Brown Owl – Ladies and gentlemen, you have watched our girls build a campfire just as we have watched them develop over the years. But none of this is possible without the Guiders who lead, guide and mentor your girls.  These are volunteers who have taken an oath to give these girls, your girls, the most precious gift they have to offer – the gift of time.  (Big Clap!)

Now we’re going to do our closings  Then cake and fruit (water). – And Photos!

This is a fairly simple advancement ceremony that we did a few years ago and we were out of ideas so we will repeat it.  Are you finishing this week – or do you have some time to go?  Or are you in the Southern Hemisphere and just starting up?

Post event review – This was a stunning success.  Even if it rained and we had to go inside (Jen – you were right, erg!).  Thank you to all of the Guiders who baked, clapped, participated and contributed.

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 I am looking forward to the end of the year (I always do), but I’m also always a little sad to see it go.  If I’m honest, (and as much as I love Brownies) the best day of the entire year is the first Tuesday without Brownies – June 7 is so close!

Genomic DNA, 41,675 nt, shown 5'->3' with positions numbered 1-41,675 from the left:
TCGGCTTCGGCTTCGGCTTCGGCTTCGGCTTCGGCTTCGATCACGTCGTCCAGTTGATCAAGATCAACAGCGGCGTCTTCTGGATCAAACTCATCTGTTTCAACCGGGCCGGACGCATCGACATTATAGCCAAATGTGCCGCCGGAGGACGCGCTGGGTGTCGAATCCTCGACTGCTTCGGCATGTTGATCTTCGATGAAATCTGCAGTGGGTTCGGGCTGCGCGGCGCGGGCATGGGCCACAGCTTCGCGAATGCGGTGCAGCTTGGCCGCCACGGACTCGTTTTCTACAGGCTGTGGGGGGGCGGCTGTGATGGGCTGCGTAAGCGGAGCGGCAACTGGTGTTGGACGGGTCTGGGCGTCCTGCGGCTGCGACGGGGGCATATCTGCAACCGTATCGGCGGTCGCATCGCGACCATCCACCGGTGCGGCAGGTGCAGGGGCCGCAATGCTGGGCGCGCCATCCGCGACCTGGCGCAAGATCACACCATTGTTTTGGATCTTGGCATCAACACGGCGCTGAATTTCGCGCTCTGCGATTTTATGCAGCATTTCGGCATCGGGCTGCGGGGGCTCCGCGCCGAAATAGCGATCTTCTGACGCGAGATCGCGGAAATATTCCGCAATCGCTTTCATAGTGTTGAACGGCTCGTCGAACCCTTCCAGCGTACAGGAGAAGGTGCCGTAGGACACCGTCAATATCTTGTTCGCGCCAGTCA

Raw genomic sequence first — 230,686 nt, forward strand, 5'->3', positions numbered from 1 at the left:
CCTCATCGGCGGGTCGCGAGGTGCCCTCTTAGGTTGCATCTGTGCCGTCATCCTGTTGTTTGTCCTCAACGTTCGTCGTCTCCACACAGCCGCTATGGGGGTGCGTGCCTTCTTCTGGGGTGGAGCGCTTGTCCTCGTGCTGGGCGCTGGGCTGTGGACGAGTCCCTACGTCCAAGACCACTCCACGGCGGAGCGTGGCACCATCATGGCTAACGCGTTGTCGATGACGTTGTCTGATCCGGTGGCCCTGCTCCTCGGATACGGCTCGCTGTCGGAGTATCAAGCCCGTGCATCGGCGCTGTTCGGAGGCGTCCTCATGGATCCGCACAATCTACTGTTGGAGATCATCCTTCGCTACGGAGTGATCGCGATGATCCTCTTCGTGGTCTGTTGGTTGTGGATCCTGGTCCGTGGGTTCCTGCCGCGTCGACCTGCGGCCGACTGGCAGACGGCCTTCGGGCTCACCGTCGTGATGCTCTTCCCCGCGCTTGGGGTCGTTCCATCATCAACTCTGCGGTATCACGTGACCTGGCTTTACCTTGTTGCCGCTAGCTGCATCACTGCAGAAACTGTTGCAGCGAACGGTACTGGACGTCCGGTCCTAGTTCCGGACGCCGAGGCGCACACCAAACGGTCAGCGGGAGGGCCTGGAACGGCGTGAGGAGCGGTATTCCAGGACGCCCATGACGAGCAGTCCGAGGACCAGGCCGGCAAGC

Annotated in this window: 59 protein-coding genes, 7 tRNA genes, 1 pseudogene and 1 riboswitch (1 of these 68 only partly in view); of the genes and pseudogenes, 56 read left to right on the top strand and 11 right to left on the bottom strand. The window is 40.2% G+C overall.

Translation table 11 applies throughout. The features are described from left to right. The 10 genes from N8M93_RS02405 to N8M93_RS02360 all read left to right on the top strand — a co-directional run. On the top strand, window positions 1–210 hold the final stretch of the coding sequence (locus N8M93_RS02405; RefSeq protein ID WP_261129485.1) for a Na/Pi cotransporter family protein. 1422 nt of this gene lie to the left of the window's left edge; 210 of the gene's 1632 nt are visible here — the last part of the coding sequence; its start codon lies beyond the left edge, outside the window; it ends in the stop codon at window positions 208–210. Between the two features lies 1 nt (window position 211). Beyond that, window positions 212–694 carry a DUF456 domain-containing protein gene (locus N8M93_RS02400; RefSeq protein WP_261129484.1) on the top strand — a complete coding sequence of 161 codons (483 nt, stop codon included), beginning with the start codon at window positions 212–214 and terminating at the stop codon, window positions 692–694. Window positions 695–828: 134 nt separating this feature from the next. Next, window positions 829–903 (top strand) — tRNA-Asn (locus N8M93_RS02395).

We have one more regular meeting  (tonight) and then next week is the End of Year Banquet where the girls advance.

Tonight’s plan:

6:30 arrival game (Girls Choose) – The went with Octopus.

6:40 Brownie Circles

6:50 Brownie Ring

7:00 Program

Brownie Memories – This is where we talk about the past year and make a Memory Book.

Memory Book template using the Pocket Mod idea (although the site was frustrating, it was fairly easy to figure out how to make it myself):

  1. I made my own Pocket Mod that looks like this…Brownie memories – It really is a simple table printed on one sheet of paper.  I made a template using PowerPoint…  Click here for my end of year booklet template. 
  2. Girls will need to cut off the two short edges.
  3. Then make folds (as shown in How to fold your Pocket Mod).
  4. Then make cuts in the centre of the page as shown.
  5. Girls really took to this project.  I will do this again.

Then we went outside to play a game:

Time Bomb was very cool.  It is the sixth from the top on this site: http://www.girlguidinghantswest.org.uk/games/30sec_1/menu.php

We closed with a Campfire – girls requested songs and we finished with Make New Friends.

Easy peasy.  Happy almost last night!